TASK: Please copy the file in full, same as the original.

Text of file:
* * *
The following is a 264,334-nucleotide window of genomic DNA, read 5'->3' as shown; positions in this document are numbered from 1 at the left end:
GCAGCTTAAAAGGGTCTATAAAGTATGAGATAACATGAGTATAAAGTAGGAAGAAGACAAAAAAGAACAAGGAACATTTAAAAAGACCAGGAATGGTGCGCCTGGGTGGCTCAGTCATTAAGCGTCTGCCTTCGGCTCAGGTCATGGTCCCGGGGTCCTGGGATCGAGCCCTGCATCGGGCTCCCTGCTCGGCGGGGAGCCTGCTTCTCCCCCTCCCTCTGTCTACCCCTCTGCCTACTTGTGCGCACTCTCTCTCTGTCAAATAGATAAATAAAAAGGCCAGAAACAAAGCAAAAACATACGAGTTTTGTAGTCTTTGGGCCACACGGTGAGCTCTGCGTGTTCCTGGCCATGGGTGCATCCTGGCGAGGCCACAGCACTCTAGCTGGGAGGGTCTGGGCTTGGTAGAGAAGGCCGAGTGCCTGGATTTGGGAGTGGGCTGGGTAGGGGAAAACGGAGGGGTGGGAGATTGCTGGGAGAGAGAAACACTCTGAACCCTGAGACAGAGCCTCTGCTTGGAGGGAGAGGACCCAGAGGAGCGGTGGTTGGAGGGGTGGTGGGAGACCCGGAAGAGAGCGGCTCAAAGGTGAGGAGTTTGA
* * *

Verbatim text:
The following is a 264,334-nucleotide window of genomic DNA, read 5'->3' as shown; positions in this document are numbered from 1 at the left end:
GCAGCTTAAAAGGGTCTATAAAGTATGAGATAACATGAGTATAAAGTAGGAAGAAGACAAAAAAGAACAAGGAACATTTAAAAAGACCAGGAATGGTGCGCCTGGGTGGCTCAGTCATTAAGCGTCTGCCTTCGGCTCAGGTCATGGTCCCGGGGTCCTGGGATCGAGCCCTGCATCGGGCTCCCTGCTCGGCGGGGAGCCTGCTTCTCCCCCTCCCTCTGTCTACCCCTCTGCCTACTTGTGCGCACTCTCTCTCTGTCAAATAGATAAATAAAAAGGCCAGAAACAAAGCAAAAACATACGAGTTTTGTAGTCTTTGGGCCACACGGTGAGCTCTGCGTGTTCCTGGCCATGGGTGCATCCTGGCGAGGCCACAGCACTCTAGCTGGGAGGGTCTGGGCTTGGTAGAGAAGGCCGAGTGCCTGGATTTGGGAGTGGGCTGGGTAGGGGAAAACGGAGGGGTGGGAGATTGCTGGGAGAGAGAAACACTCTGAACCCTGAGACAGAGCCTCTGCTTGGAGGGAGAGGACCCAGAGGAGCGGTGGTTGGAGGGGTGGTGGGAGACCCGGAAGAGAGCGGCTCAAAGGTGAGGAGTTTGA